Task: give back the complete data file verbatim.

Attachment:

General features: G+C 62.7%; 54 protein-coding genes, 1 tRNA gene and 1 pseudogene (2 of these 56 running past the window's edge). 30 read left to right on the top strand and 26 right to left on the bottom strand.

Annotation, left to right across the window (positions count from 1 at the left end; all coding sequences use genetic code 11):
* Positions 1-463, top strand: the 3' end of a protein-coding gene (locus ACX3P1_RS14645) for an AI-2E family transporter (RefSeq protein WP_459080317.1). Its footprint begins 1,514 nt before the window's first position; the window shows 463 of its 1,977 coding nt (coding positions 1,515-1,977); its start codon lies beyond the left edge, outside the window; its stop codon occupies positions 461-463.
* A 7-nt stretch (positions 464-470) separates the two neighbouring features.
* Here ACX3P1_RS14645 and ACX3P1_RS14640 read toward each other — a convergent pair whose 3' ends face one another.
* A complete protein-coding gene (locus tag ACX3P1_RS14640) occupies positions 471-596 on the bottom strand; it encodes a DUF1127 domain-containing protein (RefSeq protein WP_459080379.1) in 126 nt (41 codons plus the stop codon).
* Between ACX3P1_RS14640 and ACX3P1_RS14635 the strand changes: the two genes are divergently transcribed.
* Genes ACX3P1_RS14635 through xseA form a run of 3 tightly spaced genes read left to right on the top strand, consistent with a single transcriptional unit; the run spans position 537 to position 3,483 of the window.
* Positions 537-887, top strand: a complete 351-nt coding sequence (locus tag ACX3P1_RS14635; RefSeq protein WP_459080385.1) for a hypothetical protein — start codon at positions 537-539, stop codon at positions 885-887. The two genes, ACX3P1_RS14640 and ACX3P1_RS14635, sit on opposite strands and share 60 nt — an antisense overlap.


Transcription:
General features: G+C 62.7%; 54 protein-coding genes, 1 tRNA gene and 1 pseudogene (2 of these 56 running past the window's edge). 30 read left to right on the top strand and 26 right to left on the bottom strand.

Annotation, left to right across the window (positions count from 1 at the left end; all coding sequences use genetic code 11):
* Positions 1-463, top strand: the 3' end of a protein-coding gene (locus ACX3P1_RS14645) for an AI-2E family transporter (RefSeq protein WP_459080317.1). Its footprint begins 1,514 nt before the window's first position; the window shows 463 of its 1,977 coding nt (coding positions 1,515-1,977); its start codon lies beyond the left edge, outside the window; its stop codon occupies positions 461-463.
* A 7-nt stretch (positions 464-470) separates the two neighbouring features.
* Here ACX3P1_RS14645 and ACX3P1_RS14640 read toward each other — a convergent pair whose 3' ends face one another.
* A complete protein-coding gene (locus tag ACX3P1_RS14640) occupies positions 471-596 on the bottom strand; it encodes a DUF1127 domain-containing protein (RefSeq protein WP_459080379.1) in 126 nt (41 codons plus the stop codon).
* Between ACX3P1_RS14640 and ACX3P1_RS14635 the strand changes: the two genes are divergently transcribed.
* Genes ACX3P1_RS14635 through xseA form a run of 3 tightly spaced genes read left to right on the top strand, consistent with a single transcriptional unit; the run spans position 537 to position 3,483 of the window.
* Positions 537-887, top strand: a complete 351-nt coding sequence (locus tag ACX3P1_RS14635; RefSeq protein WP_459080385.1) for a hypothetical protein — start codon at positions 537-539, stop codon at positions 885-887. The two genes, ACX3P1_RS14640 and ACX3P1_RS14635, sit on opposite strands and share 60 nt — an antisense overlap.